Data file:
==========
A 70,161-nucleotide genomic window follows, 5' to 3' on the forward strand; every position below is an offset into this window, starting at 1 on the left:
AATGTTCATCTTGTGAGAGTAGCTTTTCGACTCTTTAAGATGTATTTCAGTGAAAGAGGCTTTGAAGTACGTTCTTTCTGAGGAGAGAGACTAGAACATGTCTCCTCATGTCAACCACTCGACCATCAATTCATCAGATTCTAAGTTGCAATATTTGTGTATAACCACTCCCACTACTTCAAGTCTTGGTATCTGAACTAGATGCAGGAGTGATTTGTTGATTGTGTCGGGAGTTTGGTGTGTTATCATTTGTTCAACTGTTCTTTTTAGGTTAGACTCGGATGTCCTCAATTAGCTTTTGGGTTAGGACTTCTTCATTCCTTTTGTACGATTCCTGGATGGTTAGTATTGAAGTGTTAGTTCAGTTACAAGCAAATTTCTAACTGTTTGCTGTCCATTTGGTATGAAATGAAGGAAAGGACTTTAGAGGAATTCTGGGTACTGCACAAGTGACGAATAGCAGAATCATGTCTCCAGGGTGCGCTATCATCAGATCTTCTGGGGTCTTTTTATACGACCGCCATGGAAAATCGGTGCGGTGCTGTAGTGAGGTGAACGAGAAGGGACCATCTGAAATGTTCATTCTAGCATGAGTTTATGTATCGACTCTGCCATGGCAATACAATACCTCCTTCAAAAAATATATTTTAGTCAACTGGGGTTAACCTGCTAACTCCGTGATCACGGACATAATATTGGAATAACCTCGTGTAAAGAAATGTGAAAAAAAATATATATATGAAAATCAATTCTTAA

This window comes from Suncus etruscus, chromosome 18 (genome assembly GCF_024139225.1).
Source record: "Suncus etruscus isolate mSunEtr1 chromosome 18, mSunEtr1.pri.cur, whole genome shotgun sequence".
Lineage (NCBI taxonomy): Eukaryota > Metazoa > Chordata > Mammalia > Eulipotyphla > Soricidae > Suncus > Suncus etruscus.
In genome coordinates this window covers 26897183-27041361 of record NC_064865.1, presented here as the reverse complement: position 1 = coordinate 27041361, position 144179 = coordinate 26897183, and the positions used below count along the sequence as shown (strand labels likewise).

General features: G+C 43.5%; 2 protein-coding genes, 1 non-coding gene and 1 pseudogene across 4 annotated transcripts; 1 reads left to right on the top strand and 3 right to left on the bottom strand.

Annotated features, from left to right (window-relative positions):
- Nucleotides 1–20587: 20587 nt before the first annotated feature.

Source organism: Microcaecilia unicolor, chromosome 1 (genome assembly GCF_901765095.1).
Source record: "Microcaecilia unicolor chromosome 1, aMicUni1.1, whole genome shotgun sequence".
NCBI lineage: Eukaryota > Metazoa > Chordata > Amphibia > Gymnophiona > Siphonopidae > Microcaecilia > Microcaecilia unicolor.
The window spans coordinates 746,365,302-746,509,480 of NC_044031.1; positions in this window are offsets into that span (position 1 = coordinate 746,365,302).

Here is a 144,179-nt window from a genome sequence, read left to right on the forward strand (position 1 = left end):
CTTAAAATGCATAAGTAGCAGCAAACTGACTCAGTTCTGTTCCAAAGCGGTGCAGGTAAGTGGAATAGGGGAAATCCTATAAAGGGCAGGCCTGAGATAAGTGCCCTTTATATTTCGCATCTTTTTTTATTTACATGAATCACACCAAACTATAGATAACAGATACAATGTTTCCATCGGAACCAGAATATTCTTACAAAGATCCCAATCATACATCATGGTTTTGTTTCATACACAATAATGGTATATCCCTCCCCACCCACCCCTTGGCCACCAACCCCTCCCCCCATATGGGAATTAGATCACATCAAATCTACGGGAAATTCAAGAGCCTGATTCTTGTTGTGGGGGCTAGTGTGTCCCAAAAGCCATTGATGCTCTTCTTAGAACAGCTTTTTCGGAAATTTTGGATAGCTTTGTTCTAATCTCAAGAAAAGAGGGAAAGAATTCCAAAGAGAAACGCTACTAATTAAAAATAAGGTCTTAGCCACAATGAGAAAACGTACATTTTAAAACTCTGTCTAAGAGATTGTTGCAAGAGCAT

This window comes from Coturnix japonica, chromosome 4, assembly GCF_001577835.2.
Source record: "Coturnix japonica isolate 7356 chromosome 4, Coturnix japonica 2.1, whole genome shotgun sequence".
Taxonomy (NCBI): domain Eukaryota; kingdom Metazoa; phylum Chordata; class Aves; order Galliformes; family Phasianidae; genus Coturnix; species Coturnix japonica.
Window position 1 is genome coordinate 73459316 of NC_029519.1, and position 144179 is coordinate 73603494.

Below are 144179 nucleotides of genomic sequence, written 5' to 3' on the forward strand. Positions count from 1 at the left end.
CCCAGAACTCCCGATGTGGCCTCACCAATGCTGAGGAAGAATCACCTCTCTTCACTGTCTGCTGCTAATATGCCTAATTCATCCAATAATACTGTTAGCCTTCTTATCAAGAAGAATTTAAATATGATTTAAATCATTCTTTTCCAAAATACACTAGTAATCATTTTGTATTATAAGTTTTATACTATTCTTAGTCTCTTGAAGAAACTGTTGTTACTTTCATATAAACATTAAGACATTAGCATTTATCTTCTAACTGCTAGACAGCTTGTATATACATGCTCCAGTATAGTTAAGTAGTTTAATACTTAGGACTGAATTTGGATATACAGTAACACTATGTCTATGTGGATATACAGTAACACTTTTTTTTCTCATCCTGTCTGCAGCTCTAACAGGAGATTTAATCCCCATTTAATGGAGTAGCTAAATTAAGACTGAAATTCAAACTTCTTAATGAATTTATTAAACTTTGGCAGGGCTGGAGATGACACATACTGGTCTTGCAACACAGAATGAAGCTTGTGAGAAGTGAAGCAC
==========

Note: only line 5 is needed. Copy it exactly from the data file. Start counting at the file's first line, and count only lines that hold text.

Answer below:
Lineage (NCBI taxonomy): Eukaryota > Metazoa > Chordata > Mammalia > Eulipotyphla > Soricidae > Suncus > Suncus etruscus.